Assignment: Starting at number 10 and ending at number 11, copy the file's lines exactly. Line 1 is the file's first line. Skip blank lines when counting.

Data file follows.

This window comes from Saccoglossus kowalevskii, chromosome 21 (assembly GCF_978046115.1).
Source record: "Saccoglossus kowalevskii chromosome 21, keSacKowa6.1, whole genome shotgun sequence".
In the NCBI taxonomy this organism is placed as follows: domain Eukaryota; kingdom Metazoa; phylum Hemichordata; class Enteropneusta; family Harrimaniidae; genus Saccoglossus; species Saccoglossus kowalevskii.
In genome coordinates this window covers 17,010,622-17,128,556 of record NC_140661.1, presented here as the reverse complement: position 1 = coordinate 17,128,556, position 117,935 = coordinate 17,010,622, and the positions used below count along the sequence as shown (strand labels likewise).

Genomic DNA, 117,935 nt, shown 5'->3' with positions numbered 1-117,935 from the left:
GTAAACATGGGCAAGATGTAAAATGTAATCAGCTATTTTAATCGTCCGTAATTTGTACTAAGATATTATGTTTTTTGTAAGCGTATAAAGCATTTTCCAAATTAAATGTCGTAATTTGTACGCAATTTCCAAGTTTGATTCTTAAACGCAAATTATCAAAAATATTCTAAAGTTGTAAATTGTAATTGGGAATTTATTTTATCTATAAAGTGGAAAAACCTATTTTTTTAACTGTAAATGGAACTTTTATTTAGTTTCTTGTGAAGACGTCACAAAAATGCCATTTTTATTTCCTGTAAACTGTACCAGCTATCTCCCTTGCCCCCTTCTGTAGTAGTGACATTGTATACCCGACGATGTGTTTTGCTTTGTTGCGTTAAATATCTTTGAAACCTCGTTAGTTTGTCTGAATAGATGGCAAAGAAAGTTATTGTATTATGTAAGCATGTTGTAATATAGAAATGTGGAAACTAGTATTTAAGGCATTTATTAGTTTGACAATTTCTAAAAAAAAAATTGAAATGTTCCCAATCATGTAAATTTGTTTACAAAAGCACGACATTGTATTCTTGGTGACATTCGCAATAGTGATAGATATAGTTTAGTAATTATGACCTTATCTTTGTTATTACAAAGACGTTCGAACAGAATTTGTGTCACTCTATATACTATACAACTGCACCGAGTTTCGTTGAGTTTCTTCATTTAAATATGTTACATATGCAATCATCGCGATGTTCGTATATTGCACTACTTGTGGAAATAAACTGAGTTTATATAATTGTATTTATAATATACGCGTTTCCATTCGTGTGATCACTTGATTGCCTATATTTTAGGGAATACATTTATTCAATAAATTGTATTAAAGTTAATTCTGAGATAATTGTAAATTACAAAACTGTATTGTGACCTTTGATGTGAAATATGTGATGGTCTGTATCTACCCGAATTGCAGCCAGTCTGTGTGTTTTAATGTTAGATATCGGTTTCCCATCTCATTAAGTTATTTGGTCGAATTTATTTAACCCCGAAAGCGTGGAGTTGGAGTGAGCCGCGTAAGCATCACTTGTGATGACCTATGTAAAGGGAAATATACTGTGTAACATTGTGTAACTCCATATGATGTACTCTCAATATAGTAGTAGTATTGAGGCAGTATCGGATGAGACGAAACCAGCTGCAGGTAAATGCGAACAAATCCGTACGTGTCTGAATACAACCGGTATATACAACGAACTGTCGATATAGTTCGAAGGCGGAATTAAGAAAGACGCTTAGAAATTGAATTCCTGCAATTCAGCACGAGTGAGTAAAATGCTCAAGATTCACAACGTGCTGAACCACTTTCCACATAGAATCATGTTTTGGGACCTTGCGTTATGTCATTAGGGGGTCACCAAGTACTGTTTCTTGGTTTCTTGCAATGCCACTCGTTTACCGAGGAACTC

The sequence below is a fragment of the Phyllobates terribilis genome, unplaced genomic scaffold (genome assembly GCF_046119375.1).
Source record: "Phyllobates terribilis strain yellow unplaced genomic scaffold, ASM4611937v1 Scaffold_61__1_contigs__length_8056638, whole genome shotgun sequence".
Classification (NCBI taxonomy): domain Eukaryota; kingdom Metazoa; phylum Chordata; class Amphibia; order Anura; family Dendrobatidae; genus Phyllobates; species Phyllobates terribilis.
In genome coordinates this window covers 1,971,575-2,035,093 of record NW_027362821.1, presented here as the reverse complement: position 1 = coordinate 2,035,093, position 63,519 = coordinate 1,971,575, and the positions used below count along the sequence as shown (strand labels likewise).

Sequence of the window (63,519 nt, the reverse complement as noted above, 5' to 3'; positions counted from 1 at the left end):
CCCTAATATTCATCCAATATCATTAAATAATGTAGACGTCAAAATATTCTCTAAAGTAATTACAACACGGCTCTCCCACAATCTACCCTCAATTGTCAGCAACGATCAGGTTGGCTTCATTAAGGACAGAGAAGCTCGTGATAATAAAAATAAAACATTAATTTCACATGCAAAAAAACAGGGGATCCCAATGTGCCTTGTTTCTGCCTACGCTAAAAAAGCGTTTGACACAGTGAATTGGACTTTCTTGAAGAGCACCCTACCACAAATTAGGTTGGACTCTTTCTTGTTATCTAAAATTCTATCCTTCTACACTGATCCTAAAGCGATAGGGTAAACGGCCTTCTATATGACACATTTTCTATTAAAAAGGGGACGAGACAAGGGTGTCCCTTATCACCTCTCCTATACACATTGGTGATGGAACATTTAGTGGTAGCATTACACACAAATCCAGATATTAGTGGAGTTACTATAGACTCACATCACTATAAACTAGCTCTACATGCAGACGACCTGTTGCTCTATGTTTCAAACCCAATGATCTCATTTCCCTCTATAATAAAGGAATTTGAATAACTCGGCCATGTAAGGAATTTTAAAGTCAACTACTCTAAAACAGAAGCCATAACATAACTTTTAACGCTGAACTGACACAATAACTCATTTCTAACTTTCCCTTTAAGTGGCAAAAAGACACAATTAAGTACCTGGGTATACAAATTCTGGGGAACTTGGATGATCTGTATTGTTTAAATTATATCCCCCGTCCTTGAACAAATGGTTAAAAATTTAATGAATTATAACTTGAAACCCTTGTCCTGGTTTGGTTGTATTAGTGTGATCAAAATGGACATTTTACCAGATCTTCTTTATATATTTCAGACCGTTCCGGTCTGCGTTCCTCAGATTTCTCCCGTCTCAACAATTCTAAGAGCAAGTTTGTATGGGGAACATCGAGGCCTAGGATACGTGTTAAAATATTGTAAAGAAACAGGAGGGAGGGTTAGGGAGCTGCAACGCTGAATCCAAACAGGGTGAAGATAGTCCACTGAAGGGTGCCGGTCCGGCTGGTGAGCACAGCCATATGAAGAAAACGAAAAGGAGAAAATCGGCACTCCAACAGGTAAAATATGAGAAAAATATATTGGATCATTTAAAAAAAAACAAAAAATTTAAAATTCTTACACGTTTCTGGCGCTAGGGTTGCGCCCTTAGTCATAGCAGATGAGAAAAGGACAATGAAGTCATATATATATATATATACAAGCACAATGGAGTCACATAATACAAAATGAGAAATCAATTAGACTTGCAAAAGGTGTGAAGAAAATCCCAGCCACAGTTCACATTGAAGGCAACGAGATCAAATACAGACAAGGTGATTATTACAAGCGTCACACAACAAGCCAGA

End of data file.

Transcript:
In genome coordinates this window covers 1,971,575-2,035,093 of record NW_027362821.1, presented here as the reverse complement: position 1 = coordinate 2,035,093, position 63,519 = coordinate 1,971,575, and the positions used below count along the sequence as shown (strand labels likewise).

Sequence of the window (63,519 nt, the reverse complement as noted above, 5' to 3'; positions counted from 1 at the left end):